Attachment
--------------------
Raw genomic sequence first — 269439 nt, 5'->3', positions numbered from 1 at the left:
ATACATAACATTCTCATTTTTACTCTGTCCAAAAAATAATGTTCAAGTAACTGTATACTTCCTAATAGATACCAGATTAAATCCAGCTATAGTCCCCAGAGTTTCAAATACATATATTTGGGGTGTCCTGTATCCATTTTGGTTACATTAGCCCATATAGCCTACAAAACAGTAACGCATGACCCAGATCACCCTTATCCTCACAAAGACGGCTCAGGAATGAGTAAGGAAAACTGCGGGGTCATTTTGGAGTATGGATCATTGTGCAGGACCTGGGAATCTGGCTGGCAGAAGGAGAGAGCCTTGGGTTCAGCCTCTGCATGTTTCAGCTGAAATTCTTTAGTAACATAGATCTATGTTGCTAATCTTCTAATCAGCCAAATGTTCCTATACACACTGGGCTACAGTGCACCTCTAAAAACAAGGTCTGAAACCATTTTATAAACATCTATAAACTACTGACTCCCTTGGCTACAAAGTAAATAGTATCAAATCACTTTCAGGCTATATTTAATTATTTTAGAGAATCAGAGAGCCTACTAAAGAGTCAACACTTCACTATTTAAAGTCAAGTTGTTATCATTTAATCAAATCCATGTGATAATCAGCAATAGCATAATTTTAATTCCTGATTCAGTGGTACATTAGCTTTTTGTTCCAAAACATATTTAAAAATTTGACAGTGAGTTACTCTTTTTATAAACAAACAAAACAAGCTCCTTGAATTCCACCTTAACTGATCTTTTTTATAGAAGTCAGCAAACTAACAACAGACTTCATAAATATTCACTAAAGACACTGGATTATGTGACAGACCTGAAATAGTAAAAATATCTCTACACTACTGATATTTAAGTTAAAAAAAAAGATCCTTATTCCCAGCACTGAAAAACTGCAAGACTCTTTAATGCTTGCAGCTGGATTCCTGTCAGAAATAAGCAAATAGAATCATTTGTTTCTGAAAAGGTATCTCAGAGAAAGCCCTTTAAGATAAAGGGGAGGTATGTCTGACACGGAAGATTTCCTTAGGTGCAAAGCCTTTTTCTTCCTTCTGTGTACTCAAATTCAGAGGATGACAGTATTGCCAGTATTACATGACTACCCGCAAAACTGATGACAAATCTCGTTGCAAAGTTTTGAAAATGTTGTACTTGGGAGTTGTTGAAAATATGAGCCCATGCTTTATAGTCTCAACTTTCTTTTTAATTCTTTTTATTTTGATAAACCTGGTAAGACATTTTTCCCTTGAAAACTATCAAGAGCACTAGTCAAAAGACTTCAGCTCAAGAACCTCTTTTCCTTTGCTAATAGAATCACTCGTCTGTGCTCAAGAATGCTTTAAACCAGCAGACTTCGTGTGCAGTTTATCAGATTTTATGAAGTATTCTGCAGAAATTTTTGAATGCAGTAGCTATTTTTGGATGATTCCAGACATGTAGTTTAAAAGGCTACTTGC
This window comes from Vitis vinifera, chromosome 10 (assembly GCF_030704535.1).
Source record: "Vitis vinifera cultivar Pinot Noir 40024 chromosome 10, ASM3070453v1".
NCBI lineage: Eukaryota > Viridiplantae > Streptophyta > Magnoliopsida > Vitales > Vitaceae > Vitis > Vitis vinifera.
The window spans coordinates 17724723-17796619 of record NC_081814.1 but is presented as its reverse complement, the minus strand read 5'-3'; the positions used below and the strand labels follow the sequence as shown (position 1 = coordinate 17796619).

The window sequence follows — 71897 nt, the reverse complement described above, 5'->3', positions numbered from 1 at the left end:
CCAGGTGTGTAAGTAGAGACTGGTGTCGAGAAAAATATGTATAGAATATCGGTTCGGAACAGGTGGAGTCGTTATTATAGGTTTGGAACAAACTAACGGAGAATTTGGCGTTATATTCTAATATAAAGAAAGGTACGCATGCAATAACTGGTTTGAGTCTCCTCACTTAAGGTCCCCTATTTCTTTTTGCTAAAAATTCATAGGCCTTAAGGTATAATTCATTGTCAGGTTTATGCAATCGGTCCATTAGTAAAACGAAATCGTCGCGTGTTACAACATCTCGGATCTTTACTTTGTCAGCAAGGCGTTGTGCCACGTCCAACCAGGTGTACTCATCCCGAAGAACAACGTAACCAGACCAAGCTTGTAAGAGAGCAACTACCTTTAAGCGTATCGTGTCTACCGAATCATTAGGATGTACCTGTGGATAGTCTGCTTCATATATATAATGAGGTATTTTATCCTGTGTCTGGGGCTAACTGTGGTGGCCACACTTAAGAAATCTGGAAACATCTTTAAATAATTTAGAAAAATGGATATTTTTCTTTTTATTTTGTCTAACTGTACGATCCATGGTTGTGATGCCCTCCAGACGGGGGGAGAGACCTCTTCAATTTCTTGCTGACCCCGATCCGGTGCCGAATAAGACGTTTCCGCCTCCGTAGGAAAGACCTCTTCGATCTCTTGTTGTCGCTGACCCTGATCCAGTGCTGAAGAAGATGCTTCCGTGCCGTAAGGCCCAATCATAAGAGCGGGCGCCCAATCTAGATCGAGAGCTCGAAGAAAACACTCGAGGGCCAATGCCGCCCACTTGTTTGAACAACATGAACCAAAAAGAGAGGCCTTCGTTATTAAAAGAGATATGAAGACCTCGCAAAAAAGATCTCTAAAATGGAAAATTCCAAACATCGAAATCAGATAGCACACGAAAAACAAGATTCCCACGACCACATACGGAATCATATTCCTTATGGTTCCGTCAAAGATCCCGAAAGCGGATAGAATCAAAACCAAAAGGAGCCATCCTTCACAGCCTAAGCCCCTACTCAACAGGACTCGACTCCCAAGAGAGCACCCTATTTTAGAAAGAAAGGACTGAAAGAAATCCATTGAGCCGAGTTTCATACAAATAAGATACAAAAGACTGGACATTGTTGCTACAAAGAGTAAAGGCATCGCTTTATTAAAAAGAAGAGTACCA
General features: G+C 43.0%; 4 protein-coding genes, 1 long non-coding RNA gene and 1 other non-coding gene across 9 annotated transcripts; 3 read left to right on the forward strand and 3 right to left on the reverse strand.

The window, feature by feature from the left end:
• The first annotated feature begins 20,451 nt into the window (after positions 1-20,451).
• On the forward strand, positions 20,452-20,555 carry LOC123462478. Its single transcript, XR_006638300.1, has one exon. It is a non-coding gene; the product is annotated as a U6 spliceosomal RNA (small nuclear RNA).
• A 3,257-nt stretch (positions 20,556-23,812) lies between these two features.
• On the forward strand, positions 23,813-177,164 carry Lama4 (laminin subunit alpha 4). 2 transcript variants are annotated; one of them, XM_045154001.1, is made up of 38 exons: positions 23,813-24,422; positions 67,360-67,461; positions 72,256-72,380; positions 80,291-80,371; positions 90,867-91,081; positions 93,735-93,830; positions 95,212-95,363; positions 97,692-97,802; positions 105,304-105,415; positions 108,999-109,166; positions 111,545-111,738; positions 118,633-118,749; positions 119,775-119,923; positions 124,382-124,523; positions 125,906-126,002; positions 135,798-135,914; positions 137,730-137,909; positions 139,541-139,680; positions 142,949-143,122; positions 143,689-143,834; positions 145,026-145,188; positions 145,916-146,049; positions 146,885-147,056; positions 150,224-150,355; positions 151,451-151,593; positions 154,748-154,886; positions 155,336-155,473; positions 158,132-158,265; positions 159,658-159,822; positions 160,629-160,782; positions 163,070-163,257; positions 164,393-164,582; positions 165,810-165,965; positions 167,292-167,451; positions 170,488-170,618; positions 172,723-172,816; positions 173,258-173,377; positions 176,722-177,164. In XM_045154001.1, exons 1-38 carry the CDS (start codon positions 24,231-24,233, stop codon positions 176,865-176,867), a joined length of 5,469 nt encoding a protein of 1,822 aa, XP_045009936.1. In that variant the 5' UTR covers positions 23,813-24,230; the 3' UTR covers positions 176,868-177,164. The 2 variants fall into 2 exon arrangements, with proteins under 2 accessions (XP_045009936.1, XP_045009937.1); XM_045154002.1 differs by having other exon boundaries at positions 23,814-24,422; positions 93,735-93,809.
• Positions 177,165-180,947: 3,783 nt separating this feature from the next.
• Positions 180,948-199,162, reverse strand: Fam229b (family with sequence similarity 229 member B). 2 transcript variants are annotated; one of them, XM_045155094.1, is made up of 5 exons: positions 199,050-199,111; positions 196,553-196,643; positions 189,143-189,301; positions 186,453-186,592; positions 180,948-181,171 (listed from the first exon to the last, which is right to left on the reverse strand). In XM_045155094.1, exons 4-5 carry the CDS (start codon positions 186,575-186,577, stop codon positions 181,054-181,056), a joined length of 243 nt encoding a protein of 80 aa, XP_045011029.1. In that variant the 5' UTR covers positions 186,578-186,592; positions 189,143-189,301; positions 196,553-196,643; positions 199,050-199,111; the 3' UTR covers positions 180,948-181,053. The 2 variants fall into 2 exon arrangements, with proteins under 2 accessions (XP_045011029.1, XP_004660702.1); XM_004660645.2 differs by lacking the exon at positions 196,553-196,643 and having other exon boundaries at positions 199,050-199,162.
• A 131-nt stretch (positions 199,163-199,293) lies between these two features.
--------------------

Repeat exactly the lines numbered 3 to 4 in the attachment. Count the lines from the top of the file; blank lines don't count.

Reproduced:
This window comes from Vitis vinifera, chromosome 10 (assembly GCF_030704535.1).
Source record: "Vitis vinifera cultivar Pinot Noir 40024 chromosome 10, ASM3070453v1".